This blog, by Richard Fellows, discusses historical questions concerning Paul's letters, his co-workers, Acts, and chronology. You can visit my web pages here, but note that they are not kept up-to-date.

Sunday, January 10, 2010

Titius Justus, Polycharmus, and synagogue architecture

Acts 18:7 reads
Τhen he left the synagogue and went to the house of a man named Titius Justus, a worshiper of God; his house adjoined (ἦν συνομοροῦσα) the synagogue.

It is a remarkable coincidence that Titius Justus's house happened to adjoin the synagogue .... or is it?

Well, I recently read Stephen Catto's interesting discussion of ancient synagogues here. Thanks, Mark Goodacre, for the link. Catto discusses the Stobi synagogue inscription:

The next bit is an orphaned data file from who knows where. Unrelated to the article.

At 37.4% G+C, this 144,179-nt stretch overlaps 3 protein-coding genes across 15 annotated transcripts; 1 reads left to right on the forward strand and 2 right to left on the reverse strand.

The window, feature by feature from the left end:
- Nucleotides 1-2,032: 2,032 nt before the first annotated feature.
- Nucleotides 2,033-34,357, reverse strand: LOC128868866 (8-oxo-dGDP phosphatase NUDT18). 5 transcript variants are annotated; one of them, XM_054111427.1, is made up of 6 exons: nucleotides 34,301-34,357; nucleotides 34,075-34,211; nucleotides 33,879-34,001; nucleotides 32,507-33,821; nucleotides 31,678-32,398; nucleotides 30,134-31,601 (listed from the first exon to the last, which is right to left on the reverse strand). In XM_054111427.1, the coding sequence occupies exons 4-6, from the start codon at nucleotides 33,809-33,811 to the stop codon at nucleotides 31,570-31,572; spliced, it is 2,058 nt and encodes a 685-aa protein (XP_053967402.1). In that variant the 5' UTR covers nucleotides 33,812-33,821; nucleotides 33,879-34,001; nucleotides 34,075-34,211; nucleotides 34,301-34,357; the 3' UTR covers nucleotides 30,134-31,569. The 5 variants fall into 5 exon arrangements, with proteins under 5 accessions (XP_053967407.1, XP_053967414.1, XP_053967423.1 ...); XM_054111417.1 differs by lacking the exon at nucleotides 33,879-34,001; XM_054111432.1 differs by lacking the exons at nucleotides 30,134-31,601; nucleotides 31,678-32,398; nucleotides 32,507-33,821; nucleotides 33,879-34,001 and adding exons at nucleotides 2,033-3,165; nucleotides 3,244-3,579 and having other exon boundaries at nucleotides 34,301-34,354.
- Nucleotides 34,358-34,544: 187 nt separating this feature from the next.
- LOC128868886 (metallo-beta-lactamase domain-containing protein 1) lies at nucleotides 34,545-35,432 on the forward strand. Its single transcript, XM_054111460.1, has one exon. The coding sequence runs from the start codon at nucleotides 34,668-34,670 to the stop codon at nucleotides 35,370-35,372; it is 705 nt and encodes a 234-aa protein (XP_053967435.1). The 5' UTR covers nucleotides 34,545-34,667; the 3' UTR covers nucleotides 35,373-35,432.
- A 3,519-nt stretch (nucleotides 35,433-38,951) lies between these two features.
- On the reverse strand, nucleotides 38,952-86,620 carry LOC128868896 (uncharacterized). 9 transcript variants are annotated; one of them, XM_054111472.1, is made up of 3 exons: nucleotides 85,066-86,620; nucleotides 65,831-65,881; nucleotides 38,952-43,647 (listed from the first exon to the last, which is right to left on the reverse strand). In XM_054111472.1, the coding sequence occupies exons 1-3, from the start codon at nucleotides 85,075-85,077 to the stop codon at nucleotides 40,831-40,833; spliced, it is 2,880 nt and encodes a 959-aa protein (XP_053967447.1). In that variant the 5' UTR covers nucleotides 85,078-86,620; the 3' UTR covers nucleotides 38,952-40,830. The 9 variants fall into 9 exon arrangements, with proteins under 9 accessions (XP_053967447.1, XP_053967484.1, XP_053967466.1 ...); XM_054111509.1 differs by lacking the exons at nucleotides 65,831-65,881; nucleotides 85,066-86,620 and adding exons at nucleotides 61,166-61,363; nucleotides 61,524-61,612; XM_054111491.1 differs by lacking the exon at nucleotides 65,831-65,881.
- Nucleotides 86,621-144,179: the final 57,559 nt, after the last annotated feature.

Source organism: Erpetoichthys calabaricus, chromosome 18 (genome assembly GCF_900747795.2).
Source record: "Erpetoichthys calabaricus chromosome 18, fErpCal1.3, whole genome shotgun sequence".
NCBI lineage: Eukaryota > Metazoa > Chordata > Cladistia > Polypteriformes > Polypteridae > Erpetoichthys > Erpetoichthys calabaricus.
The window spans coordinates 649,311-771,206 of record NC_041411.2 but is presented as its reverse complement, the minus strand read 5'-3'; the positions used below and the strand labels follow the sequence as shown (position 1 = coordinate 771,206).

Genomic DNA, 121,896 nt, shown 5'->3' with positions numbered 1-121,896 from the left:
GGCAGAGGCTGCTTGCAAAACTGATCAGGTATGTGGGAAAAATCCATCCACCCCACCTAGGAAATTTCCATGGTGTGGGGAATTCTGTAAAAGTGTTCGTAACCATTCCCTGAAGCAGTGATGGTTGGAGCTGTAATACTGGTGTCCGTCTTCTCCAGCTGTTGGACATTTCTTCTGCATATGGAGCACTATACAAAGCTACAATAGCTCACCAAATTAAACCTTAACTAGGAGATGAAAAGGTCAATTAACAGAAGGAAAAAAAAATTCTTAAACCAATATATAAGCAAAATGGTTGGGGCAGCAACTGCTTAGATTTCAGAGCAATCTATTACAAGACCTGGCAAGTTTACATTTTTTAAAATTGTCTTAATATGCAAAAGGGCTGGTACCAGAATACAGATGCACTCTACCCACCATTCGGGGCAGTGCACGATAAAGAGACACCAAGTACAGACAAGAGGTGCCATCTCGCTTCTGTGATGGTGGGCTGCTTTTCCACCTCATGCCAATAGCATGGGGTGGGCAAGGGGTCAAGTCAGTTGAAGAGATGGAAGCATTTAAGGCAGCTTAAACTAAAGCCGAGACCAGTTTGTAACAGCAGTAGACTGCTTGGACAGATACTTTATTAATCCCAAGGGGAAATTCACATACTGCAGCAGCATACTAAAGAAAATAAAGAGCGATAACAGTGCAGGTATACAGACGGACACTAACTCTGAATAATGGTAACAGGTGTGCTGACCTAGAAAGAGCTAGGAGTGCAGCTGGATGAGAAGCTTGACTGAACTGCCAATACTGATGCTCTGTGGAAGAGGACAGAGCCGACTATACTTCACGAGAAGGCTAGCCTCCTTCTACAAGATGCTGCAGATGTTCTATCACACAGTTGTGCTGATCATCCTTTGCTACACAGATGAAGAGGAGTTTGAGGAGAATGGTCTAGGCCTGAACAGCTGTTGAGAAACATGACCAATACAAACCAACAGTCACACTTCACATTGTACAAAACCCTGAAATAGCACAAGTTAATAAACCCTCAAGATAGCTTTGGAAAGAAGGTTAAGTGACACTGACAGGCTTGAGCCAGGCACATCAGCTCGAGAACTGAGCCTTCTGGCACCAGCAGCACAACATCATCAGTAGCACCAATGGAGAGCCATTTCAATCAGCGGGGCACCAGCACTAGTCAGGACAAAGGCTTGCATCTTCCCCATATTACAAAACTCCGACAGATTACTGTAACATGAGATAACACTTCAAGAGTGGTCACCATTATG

[Claudius] Tiberius Polycharmus, also (called) Achyrios, the father of the synagogue at Stobi, having lived my whole life according to the (prescriptions of) Judaism, in fulfilment of a vow (have donated) the rooms to the holy place, and the triclinium, with the tetrastoa, out of my personal accounts without touching the sacred (funds) at all. All the right of all the upper (rooms of the building) and the ownership is to be held by me, Claudius Tiberius Polycharmus, and my heirs for all (our?) life. If someone wishes to make changes beyond my decisions, he shall give the Patriarch 250,000 denarii. For thus I have agreed. As for the upkeep of the roof tiles of the upper (rooms of the building), it will be done by me and my heirs.